Skip to main content

Way to Go, GigSpot: A Review of GigSpot's Recent Policy Changes

Renny is an aspiring freelancer in the dual fields of writing and programming.

Cue the Background Music, Please

On my path to making a full-time career out of freelancing, I have the opportunity to try many different gig types. Some of them have been great and lots of fun, some of them have been odd, and of course, some of them have sucked, but you'll get that anywhere.

But I digress—this particular hiccup in that journey started with an article I read on about how to be a mystery shopper for churches. I went ahead and decided to try it out—the money seemed good and the opportunity for a different experience was very tempting.

So far, I have had no issues with the company that the article was about—Faith Perceptions and many of their sister sites. I have done a few shops for them so far, and while the pay differs per company, as long as you read all of your instructions very carefully and follow them to the letter, you will do fine.

In signing up for a gig offer, I was presented the opportunity to use the GigSpot app, which offers its users the opportunity to see what shops are available in their area from the various different companies they have listed, as well as do their surveys and fill out the profile such as financial information and all of that in one place. A real one-stop shop—the whole point of using an app like this, right?

This Is Where Things Get Fun

I'll admit, right at first I loved the app—it gave me access to well over a couple of dozen different mystery shopping companies, as well as let me be able to see what's available for my area without being anywhere near my computer. The snapshot of each job told who it was for, how much it paid, and how far away it was before you ever had to click anything.

The profile was also a great idea since each company on the list pays differently. You were able to save it all in one place and then any of the companies you worked for could look and go, "Oh yes, this is how I'll pay them," and go on about their day. It all seemed to work pretty well.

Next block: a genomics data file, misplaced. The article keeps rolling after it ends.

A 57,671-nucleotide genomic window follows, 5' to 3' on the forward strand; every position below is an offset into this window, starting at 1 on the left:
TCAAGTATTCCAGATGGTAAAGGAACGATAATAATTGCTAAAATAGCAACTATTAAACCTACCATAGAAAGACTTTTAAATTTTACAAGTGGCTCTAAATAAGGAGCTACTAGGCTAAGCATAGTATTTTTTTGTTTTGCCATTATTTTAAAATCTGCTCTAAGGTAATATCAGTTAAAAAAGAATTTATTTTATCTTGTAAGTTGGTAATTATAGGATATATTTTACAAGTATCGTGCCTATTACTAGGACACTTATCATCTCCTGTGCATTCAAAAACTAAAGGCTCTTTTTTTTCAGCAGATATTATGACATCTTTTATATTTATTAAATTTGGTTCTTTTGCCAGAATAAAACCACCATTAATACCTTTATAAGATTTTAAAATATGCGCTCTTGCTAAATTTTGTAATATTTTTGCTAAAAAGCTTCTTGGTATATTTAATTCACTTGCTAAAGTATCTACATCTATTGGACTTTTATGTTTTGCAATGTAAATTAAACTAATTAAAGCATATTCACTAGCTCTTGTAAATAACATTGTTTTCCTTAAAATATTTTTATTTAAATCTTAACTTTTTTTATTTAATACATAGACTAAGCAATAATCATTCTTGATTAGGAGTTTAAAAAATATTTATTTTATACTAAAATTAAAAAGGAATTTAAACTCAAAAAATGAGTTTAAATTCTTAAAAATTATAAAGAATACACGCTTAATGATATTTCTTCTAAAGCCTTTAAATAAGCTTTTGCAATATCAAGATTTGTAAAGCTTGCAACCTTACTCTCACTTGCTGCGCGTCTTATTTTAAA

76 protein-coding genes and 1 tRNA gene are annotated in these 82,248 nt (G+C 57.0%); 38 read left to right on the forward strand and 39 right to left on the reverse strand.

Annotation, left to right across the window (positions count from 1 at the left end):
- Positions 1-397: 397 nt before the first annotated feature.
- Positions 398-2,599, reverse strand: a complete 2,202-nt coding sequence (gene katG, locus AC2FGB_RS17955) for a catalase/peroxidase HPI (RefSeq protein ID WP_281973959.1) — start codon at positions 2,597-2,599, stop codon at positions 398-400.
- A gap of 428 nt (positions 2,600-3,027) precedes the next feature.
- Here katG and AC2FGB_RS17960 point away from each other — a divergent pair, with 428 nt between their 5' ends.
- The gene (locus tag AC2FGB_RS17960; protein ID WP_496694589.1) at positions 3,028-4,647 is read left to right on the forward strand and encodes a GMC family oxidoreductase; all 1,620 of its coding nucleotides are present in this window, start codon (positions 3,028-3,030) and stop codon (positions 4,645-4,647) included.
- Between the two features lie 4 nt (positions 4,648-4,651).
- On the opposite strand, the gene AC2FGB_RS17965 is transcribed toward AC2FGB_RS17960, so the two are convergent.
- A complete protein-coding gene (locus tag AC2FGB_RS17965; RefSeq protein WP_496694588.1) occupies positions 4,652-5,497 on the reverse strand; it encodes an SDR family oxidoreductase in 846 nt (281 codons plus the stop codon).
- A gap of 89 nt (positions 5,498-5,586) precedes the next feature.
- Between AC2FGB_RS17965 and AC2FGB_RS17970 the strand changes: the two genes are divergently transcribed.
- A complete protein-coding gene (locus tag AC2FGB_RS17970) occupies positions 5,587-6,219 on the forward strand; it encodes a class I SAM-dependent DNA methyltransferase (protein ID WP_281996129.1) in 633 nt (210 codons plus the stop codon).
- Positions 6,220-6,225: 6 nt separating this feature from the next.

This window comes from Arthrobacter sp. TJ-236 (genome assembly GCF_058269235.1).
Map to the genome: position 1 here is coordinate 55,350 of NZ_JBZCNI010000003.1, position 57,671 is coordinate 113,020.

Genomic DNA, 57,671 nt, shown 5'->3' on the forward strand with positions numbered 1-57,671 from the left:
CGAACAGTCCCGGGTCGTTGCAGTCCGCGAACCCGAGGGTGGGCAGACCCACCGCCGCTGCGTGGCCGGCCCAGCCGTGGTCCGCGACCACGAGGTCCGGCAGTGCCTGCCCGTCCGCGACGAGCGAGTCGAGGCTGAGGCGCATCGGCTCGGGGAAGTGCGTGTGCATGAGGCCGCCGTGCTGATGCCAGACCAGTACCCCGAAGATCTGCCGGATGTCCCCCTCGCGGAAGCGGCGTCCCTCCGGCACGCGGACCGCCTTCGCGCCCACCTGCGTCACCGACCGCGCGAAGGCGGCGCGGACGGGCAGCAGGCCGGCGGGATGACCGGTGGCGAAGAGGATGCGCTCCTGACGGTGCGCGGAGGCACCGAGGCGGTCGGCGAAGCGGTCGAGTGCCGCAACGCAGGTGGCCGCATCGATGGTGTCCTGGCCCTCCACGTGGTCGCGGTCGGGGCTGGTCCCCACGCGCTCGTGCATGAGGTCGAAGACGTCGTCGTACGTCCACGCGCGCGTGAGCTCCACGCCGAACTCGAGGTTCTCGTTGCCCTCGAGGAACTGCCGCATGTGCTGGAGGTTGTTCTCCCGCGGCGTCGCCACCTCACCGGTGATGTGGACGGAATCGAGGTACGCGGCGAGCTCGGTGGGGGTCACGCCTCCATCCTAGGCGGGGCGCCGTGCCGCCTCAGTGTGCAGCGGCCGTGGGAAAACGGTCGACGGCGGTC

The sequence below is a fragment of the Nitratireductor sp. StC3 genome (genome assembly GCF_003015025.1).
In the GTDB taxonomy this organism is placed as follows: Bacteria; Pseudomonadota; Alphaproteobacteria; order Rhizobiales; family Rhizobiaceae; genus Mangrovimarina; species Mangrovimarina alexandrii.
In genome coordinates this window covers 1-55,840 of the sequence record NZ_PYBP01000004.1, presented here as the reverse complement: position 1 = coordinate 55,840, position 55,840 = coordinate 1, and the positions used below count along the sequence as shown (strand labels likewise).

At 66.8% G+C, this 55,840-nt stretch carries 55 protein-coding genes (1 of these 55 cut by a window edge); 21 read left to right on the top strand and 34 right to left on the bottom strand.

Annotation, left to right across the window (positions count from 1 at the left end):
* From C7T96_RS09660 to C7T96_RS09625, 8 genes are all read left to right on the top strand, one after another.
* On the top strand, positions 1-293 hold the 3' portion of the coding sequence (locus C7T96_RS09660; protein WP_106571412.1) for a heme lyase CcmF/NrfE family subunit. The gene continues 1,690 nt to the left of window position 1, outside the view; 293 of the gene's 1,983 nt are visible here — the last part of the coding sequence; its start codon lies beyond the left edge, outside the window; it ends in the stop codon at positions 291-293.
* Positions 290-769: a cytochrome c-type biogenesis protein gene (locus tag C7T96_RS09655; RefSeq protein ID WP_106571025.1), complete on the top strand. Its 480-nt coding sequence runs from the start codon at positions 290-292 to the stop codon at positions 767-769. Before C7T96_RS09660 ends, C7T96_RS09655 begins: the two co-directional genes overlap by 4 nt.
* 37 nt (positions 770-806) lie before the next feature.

I won't say the app was perfect—it sometimes did not want to load properly and one of my surveys glitched out on me, which forced me to log into that company's website to finish it. I mean, no technology is perfect, right? Hiccups are to be expected. Something to keep in mind here—I've been using the app for barely a month.

When I first started using it and I had to log into the websites for additional information not available on the app, or like in the case of the glitched survey, I was simply presented with the opportunity to either bring it up in GigSpot or in the classic webpage for that company. No big deal, right?

Until today, when I had to log into the company's website to clarify some questions on that survey that glitched out on me because, again, it would not load in the app properly. When I went to the site, I was presented with an odd choice—instead of the "go to GigSpot" or "go to the classic website" options, I saw instead, "go to GigSpot and lock out the website" or "deactivate GigSpot and use the classic website." This was definitely new, and didn't make any sense to me. I'm sitting there going, "What the heck is this?"

Well, I had to get the survey done so I clicked through to the website and finished everything fine—until i tried to bring the app up on my phone and was told my account didn't exist.

This Is Where Things Went Sideways

Being understandably upset, I immediately sent a support ticket to the company in question, asking why they would force a choice on us like that without warning or consideration of the other companies, and if I could get my account reopened on the app since that made no sense.

The reply from that company was almost immediate—they directed me to GigSpot support. Here's a snippet of the email I received from THEM:

"To be able to ensure that both sites, GigSpot and the classic site were secure, we had to have shoppers make the choice of which one they wanted to log into and use. We could no longer have shoppers logging into both sites."

Scroll to Continue

Read More From Toughnickel

I'm sorry, What?